Graham Reid | | 1 min read
Sometimes there is just That Voice . . . a vocal delivery which is arresting, sublime, idiotic and otherworldly all that same time.
And so it was with the vocals of David Surkamp, the singer with the prog-rock band Pavlov's Dog out of St Louis, who seemed to possess in equal parts the sound of Robert Plant's high drama, Leo Sayer on steroids and someone grabbing his balls in vice.
Surkamp could have probably shattered cut-glass: Song Dance on the band's debut album Pampered Menial (from which this song Julia was the kick-off single) starts with his window rattling vibrato/falstetto and moves on up from there.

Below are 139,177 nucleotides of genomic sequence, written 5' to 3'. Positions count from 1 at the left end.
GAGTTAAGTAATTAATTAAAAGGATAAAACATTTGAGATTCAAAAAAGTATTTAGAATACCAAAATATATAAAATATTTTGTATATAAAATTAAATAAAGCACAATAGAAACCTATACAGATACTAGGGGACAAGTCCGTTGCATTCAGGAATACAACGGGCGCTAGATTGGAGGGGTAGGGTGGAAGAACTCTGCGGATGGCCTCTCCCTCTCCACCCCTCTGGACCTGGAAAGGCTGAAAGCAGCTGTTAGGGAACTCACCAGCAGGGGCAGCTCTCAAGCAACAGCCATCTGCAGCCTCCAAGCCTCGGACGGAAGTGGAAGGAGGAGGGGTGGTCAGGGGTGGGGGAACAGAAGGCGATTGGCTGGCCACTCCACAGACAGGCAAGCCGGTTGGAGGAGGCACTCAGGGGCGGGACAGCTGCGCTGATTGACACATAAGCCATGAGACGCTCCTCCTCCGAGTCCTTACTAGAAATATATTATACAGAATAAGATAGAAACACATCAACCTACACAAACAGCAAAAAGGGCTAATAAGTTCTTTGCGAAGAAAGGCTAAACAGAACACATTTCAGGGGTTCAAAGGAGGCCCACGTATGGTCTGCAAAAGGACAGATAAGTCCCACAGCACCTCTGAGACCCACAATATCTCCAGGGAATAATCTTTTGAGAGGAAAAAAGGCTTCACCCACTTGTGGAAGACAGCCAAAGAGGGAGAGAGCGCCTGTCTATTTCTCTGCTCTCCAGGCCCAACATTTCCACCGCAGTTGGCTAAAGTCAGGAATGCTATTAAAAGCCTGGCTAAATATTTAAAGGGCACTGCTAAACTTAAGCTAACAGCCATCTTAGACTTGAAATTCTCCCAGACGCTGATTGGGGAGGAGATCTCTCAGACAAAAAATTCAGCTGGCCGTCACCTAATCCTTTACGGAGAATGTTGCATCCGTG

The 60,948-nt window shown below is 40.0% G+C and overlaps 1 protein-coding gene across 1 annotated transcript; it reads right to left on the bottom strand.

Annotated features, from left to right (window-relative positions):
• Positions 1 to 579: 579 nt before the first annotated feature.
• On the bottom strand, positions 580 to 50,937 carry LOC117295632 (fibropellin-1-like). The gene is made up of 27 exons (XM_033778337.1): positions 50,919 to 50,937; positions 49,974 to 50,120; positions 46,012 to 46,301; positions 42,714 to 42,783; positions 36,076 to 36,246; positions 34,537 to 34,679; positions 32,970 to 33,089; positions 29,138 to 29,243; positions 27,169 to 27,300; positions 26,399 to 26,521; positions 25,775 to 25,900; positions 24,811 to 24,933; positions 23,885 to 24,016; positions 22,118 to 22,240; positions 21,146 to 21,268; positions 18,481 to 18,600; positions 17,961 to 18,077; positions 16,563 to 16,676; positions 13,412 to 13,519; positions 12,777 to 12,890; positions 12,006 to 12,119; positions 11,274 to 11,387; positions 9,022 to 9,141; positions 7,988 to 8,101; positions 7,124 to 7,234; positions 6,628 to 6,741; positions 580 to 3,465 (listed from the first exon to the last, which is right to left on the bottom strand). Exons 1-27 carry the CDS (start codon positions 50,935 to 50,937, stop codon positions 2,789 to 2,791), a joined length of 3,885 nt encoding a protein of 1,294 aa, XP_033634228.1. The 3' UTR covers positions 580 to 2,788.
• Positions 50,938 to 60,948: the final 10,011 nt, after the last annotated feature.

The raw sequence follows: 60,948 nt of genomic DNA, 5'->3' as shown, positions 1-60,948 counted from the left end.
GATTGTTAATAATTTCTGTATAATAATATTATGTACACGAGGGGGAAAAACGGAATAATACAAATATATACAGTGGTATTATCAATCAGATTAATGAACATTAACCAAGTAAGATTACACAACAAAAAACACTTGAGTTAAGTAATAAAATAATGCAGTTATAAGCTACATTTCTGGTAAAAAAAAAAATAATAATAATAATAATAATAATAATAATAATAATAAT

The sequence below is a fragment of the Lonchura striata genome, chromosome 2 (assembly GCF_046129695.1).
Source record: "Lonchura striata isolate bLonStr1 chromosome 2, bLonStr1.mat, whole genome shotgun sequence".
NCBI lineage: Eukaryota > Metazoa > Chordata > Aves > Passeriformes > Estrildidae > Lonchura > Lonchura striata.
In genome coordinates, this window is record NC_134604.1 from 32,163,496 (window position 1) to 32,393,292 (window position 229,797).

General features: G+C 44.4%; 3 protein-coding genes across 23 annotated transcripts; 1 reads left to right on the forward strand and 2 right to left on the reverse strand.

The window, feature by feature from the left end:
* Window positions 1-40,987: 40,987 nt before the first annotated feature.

In Pavlov's Dog -- mellotron and flute from Doug Rayburn, Steve Scorfina of guitar, Siegfried Carver on violin and viola, and others -- he briefly found his vehicle.
They enjoyed -- and we briefly endured perhaps -- a short career by this fascinatingly prog-to-mockopera band who recorded another album The Sound of the Bell, and then disappeared after they were dropped because of ridiculously small album sales and no visible singles.
They broke up in '78, just three years after the over-emotional Julia. Needless to say some version of the band exists today and plays to a "selective" audience.
Well, they were always going to be an acquired taste (I have both albums, love 'em) and if you didn't get their prog-drama then there was nothing more could be said in their defense.
And although Surkamp had That Voice, it probably wasn't one that would have you -- like Pavlov's dogs -- salivating for more.
Yet there was that strange something . . .
For more one-offs, oddities and songs with an interesting backstory see From the Vaults.